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  • Writer's pictureThe San Juan Daily Star

What would Jesus do? Tackle the housing crisis, say some congregations.



The Rev. Victor Cyrus-Franklin at Inglewood First United Methodist Church in Inglewood, Calif., on April 4, 2024. Cyrus-Franklin is leading an affordable housing initiative at the church. (Philip Cheung/The New York Times)

By Conor Dougherty


Walking past empty pews and stained-glass windows, the Rev. Victor Cyrus-Franklin, pastor of Inglewood First United Methodist Church in Inglewood, California, talked about how housing prices were threatening his flock.


Congregants were being priced out of the neighborhood, he said. Many of those who remained were too burdened by rent to give to the church.


As Cyrus-Franklin spoke, a 78-year-old man named Bill Dorsey was a few yards away in an outdoor corridor that led to the chapel, amid tarps and piles of clothes. Dorsey’s makeshift residence, which the church tolerates, is one of several homeless encampments that sit in and around Inglewood First’s property, which is in a neighborhood of modest homes and small apartment buildings near Los Angeles International Airport.


“We know their stories, and we know how hard it is to find housing,” Cyrus-Franklin said.


So the church is trying to help — by building housing.


Early next year, Inglewood First United Methodist is scheduled to begin construction on 60 studio apartments that will replace three empty buildings behind its chapel that, until a few years ago, were occupied by a school.


Half of the units will be reserved for older adults. All of them will have rents below the market rate.


Inglewood First United Methodist is one of a growing number of churches, mosques and synagogues that has started developing low-cost housing on their properties. In interviews, faith leaders said they hoped to help with the growing housing and homeless problems that were most acute in California but have spread across the country. Virtually every major religious tradition teaches the importance of helping those in need; the idea fits the mission.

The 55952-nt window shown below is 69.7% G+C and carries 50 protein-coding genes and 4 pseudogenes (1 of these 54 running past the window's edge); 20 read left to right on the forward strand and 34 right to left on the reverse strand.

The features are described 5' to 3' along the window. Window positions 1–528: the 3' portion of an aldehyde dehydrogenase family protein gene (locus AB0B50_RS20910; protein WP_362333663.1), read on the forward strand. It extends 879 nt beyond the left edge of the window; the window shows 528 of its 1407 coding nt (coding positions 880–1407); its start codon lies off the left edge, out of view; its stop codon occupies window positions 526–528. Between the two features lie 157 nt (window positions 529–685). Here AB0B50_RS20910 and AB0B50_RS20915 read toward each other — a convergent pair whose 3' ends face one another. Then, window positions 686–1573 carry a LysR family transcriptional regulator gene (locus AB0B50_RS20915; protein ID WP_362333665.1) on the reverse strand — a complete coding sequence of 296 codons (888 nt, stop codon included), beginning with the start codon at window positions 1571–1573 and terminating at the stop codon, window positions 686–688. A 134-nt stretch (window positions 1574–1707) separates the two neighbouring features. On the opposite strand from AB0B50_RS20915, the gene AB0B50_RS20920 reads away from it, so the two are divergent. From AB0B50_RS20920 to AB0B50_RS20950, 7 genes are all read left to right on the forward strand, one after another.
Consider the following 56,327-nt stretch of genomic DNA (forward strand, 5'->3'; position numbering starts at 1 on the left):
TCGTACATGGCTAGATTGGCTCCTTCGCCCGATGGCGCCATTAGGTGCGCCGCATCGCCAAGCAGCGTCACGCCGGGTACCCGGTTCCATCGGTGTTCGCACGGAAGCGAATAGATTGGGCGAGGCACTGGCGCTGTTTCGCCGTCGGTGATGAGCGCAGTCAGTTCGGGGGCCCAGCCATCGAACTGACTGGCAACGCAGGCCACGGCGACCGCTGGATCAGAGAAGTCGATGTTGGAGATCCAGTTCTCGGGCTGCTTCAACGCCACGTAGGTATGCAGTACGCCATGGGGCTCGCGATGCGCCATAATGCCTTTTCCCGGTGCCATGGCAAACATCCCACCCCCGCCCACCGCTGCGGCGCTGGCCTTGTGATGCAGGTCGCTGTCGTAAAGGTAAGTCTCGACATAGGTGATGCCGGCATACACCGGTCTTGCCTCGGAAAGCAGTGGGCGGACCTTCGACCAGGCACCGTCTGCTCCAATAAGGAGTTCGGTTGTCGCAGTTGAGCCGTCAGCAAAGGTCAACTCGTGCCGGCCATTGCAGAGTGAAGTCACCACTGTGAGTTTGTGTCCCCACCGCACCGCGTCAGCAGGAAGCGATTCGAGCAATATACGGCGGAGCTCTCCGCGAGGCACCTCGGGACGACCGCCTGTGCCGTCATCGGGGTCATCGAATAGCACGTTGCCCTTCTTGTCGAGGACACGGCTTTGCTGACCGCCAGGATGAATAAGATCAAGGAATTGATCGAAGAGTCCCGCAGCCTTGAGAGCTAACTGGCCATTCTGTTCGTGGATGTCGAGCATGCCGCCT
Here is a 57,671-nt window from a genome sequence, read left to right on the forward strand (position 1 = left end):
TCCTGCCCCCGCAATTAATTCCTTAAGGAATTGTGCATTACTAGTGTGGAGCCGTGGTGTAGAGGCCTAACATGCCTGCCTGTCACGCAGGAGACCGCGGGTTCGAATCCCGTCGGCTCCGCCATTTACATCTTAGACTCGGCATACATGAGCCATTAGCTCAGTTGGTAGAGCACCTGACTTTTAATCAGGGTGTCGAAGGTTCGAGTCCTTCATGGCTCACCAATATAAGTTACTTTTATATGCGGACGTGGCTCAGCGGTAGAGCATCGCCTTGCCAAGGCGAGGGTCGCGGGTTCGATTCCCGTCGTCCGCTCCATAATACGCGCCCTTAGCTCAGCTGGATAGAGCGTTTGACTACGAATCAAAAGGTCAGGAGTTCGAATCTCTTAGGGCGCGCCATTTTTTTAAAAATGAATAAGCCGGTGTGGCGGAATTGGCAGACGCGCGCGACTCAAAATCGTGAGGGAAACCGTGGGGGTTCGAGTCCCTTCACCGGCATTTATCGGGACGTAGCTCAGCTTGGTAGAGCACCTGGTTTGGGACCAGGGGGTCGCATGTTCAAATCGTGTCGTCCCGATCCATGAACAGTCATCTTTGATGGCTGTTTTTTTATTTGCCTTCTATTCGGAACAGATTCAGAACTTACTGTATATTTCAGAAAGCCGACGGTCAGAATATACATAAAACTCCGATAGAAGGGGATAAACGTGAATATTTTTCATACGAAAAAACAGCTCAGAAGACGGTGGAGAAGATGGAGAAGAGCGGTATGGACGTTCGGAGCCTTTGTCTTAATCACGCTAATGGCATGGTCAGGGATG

But it can also be lucrative. In Los Angeles and around the country, faith organizations are often on prime urban land that sits smack in the middle of residential neighborhoods or along major corridors.


Today, with Americans of all persuasions worshipping less, these properties are frequently aging and underutilized, pocked by empty parking lots and meeting halls where nobody meets. By redeveloping their property into affordable housing, congregations hope to create a stream of rental revenue that can replace declining income and lower membership numbers.


These initiatives are also helping to bring lower-cost housing to neighborhoods where it is close to nonexistent. Take, for instance, IKAR, a Jewish congregation in Los Angeles whose progressive politics and bohemian feel (think services with rhythmic drums) have given it a national profile and an expanding membership. Later this year, the congregation plans to break ground on a new synagogue that will include a worship space, a preschool and 60 units of affordable housing in the Mid-City neighborhood, where the typical home is valued at $1.8 million.


Having affordable housing on site “gives us the opportunity to practice what we preach,” said Brooke Wirtschafter, IKAR’s director of community organizing.


In order to encourage these projects, California legislators passed SB 4 last year. The law allows nonprofit colleges and faith-based institutions to build up to 30 units per acre in major cities and urban suburbs regardless of local zoning rules and also fast-tracks their approval — so long as 100% of the units are affordable housing with below market-rate rents.